Saipan – Congressman Gregorio Kilili Camacho Sablan has introduced new legislation increasing the amount of funding the Northern Marianas receives for the LowIncome Household Energy Assistance Program.
“Families are struggling to pay for electricity here in the Marianas,” the Congressman said. “We have one of the highest utility rates in the country; and the current level of LIHEAP funding just doesn’t do enough to help.”
The CNMI only received$79,643 this year to help low income households.
Sablan’s bill, H.R. 3063, would authorize the Secretary of Health and Human Service to use at least 30 percent of the money from a related program, Leveraging Incentive Grants, for distribution to the U.S. insular area’s LIHEAP accounts.
$27 million was set aside for the Leveraging Incentives in the current fiscal year, so Sablan’s bill would have added at least $8.1 million to what the insular areas received this year for LIHEAP.
“Currently, the insular areas get $6.3 million to help low income households with their utility bills,” Sablan said. “So, my bill would more than double what households now receive.”
The Low Income Home Energy Assistance Program became law in 1981 and was originally directed to stateswith high heating costs. Subsequent revisions of the law recognized that cooling is also an energy cost for low income households, but the funding remains skewed towards colder areas. Wyoming, for instance, received $13 million in the current year, while Hawaii’s share was $6 million.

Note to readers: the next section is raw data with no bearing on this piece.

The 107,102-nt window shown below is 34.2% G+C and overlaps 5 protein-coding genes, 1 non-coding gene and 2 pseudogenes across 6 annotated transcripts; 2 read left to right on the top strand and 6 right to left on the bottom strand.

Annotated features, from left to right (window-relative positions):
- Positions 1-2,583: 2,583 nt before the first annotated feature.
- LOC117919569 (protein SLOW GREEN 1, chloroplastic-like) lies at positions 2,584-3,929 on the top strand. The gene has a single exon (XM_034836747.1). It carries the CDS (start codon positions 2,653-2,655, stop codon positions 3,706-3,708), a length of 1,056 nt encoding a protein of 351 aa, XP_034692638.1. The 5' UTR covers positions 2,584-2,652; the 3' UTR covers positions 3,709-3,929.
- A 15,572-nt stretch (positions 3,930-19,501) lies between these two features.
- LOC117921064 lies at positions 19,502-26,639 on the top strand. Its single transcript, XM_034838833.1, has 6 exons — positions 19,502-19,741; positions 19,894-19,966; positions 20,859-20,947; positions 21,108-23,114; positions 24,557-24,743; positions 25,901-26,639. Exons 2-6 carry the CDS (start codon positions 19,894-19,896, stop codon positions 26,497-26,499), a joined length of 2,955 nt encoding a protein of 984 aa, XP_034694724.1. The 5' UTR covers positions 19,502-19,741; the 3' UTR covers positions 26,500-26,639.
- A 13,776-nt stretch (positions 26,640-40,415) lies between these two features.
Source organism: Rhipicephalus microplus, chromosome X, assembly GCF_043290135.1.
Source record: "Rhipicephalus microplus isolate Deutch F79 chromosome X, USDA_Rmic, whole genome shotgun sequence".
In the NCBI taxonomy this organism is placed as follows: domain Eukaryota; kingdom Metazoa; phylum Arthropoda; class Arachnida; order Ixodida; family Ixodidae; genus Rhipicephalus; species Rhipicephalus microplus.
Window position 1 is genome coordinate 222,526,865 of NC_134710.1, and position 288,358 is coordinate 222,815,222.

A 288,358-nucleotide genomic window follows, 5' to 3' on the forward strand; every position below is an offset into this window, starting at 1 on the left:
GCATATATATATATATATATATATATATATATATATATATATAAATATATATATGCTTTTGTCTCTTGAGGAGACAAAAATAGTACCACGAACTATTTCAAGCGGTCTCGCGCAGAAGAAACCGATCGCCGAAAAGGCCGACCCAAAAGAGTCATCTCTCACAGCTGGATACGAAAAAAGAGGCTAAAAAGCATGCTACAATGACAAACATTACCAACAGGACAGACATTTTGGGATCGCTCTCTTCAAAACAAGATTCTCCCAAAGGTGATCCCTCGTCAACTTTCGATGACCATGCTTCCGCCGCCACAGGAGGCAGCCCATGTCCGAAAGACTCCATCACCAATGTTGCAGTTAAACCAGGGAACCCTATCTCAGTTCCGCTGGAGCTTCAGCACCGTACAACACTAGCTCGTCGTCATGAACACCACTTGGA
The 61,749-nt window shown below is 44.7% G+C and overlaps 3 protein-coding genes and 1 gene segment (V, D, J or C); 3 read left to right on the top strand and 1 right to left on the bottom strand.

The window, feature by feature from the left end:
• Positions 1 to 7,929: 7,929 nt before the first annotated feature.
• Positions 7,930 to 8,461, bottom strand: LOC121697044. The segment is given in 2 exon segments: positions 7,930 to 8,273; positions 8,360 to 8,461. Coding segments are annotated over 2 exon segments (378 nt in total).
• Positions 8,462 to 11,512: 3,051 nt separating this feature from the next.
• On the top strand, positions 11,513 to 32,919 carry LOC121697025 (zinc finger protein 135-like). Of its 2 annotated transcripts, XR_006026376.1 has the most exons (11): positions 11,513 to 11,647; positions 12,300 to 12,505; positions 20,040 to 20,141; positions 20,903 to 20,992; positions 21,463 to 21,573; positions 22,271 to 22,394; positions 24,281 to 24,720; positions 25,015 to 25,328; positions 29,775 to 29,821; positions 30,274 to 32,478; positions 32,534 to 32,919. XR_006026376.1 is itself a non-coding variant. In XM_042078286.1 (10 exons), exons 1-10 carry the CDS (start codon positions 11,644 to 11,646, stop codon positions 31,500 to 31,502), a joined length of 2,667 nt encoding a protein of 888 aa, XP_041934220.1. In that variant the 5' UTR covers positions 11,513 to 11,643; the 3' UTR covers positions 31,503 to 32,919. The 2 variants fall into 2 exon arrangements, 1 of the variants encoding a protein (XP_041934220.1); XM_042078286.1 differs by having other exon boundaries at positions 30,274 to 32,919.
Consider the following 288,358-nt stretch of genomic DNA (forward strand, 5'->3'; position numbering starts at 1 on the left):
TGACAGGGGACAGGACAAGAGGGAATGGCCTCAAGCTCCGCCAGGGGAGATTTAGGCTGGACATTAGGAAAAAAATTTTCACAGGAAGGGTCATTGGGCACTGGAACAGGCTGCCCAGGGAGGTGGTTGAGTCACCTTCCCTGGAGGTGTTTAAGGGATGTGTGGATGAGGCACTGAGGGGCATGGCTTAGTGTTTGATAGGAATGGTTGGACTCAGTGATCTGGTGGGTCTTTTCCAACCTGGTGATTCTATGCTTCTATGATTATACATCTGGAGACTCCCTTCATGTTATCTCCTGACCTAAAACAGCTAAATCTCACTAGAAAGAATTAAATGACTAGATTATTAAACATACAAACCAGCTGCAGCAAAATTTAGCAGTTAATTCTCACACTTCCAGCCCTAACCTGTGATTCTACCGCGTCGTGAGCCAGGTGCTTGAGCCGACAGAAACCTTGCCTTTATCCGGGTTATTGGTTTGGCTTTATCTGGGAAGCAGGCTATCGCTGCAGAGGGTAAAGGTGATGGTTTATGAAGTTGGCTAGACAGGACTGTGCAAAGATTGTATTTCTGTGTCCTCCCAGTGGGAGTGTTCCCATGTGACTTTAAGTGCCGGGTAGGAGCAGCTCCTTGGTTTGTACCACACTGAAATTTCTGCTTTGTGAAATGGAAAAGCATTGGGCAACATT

The law provides for aset-aside of not less than one-tenth of 1% and not more than one-half of 1% for all five insular areas – American Samoa, Guam, Puerto Rico, Northern Mariana Islands, and the U.S. Virgin Islands – to share. That insular area set-aside reflects the cold weather bias in the formulas.
But the insular areas,also, typically are allocated funds at the low end of the set-aside. In fiscal 2011 the insular allocation was just 0.13%, even though utility costs in all the insular areas are higher than the national average of 11.5¢ per kilowatt hour.
“Until we can bring down the cost of power in the Northern Marianas,” Sablan said. “We have to find ways to help families meet that expense.”